Oil Painting Tools and Materials for Beginners
What Do You Need to Start Oil Painting?
I painted with watermedia (acrylic and watercolors) for years but I always wanted to try oils. What was holding me back was the fact that I had no idea what supplies were needed and I was not sure how to handle the differences between oil paint and watercolors or acrylics.
I finally started painting with oils in 2013, and figured out, mostly on my own though trial and error, what to do.
Here is a list of the 10 things you need to start oil painting for the absolute beginner.
I wish someone had told me these things few years back, I would have started painting with oils earlier. So I thought I would share, maybe I can help someone else taking the dive.
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1. What Kind of Oil Paint Should I Get?
The first thing you are going to need to start painting with oils are some tubes of oil paint.
There are different qualities of oil paints: you can find student grade or artist quality oil paint. The student quality paint is cheaper, but it contains less pigments and more fillers, making it not only less efficient, but also more difficult to handle. The rule of thumb when buying paint is: buy less colors, but get the best quality you can.
There are several good oil paint brands on the market. I have colors from different brands, because even if they have the same name on the label, the actual hue of the paint can be quite different. I don’t feel like recommending any brand in specific, look for artist quality and choose the pigment that you need/want from each brand.
2. What Oil Paint Colors Should I Buy?
Ask 10 painters about what colors they must have on their palette, and you’ll get 10 different answers. It’s very personal and related to your subject of choice.
As a beginner you can start out with buying a limited palette, with only white and the primary colors: blue, red, and yellow. From these colors you can potentially mix all hues without having to buy a lot of paint. You get a few benefits out of it: you save some money on paint and you are forced to get a lot of practice on how to mix colors. You can splurge on the white and buy a big tube of it, you’ll need it.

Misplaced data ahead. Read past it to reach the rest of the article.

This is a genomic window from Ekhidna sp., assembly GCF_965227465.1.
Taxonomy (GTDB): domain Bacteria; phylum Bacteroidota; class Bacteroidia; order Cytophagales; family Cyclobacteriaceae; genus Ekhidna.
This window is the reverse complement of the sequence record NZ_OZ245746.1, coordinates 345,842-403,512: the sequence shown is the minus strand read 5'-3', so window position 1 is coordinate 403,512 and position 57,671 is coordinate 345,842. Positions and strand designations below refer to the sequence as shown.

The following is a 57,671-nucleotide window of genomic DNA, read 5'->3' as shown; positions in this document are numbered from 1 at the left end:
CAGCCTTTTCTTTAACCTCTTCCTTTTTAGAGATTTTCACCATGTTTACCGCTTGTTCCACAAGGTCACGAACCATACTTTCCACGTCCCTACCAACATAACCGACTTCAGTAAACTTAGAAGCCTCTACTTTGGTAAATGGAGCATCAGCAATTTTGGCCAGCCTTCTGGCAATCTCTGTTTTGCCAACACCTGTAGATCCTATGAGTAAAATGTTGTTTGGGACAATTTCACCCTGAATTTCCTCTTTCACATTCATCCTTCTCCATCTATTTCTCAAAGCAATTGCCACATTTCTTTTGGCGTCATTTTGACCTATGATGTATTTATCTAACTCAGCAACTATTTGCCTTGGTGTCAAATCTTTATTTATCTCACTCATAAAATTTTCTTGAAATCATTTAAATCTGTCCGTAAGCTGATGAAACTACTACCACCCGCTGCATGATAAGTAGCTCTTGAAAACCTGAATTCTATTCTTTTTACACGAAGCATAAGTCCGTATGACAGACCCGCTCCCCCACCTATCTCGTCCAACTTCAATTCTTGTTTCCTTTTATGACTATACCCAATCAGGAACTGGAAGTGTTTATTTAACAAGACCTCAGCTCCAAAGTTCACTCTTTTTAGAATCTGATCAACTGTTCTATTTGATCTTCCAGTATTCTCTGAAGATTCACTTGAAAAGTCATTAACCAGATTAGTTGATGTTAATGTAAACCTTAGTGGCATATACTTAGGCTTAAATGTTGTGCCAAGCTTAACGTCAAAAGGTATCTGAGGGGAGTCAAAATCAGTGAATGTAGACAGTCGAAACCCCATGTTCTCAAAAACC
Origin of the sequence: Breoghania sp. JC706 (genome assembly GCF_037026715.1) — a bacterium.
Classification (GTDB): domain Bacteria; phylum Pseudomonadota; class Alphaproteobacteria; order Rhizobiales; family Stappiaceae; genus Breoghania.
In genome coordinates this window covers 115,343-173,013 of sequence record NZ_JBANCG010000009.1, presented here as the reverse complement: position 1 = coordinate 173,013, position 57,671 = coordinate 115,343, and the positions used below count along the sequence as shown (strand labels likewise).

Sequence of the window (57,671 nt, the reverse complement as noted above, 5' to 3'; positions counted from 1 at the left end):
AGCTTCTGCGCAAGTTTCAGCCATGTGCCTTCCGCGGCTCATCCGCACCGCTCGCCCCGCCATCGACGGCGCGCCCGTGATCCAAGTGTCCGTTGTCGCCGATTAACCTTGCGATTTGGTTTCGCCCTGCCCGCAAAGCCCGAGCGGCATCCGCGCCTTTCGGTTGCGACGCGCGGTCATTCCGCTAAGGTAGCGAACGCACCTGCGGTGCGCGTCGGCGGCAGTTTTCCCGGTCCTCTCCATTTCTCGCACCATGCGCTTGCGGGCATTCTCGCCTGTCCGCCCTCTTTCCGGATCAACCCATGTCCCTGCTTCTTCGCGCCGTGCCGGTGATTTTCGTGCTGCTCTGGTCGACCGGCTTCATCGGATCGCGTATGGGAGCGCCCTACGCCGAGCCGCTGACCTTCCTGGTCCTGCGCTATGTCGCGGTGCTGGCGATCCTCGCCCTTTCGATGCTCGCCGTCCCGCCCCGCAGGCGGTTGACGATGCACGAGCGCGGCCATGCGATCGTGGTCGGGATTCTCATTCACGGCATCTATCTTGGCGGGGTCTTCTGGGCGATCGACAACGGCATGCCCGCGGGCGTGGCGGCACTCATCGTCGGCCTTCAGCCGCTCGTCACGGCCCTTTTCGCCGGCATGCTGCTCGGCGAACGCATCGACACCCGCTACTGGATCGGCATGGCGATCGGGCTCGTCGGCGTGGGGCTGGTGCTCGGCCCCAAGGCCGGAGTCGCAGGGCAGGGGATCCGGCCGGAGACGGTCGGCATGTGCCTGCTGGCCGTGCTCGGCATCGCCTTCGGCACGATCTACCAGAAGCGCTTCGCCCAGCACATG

The object isn't to make art, it's to be in that wonderful state which makes art inevitable.— Robert Henri
That sounds simple, but when you get to the store there are many blues, reds, and yellows; it can get quite overwhelming. If you paint landscapes or figures you may need different colors, but overall I’d recommend starting from primaries that are not too opaque. Look for paint colors that are more transparent, they will be a little easier to mix.
Many brands have the degree of opacity vs, transparency indicated on the tube. I give preference to the more transparent hues.
One choice of limited palette to start: Alizarin Crimson, Ultramarine Blue and Cadmium Yellow Light. Like almost any oil painting palette, these are used along with white, usually Titanium or Titanium-Zinc.
3. Which Brushes Do I Need for Oil Painting?
Brushes come in many types, sizes, and prices ranges. Synthetic brushes are usually cheaper, while natural ones are more expensive. Be aware that cheap brushes tend to lose their shape faster, while the more expensive ones are more durable (granted that you clean them right).
The best sizes and shapes depend on your painting style; however, you can start with a paint set as small as three brushes: a big one for applying big areas of color, a medium one, and a small one for the final phase of painting: the details. Fan brushes are good to blend colors, but I don’t use them much.
As most artists, I prefer filbert brushes, which are flat with rounded edges. They can be used to obtain different kinds of brushstrokes. Long handle brushes are good for oil painting.
To keep your brushes in good shape make sure you clean them thoroughly after each painting session, rinsing well, and laying them flat to dry.
Tip: Keep the oil painting brushes separate from watermedia brushes.
4. On What Can I Paint with Oils?
The main painting supports for oil painting are canvas and boards. For beginners canvas paper is a good option, cheaper and less bulky to store than stretched canvas.
When you buy professional quality canvases make sure they are primed for oils or acrylic. Acrylic gesso is a great primer for oil painting, and you can prime your own canvases and boards if you want.
It is OK to paint with oil over acrylic, but you cannot paint with acrylic over oil.
I Love My Air-Tight Paint Palette
5. On What Support Should I Mix Oil Paint?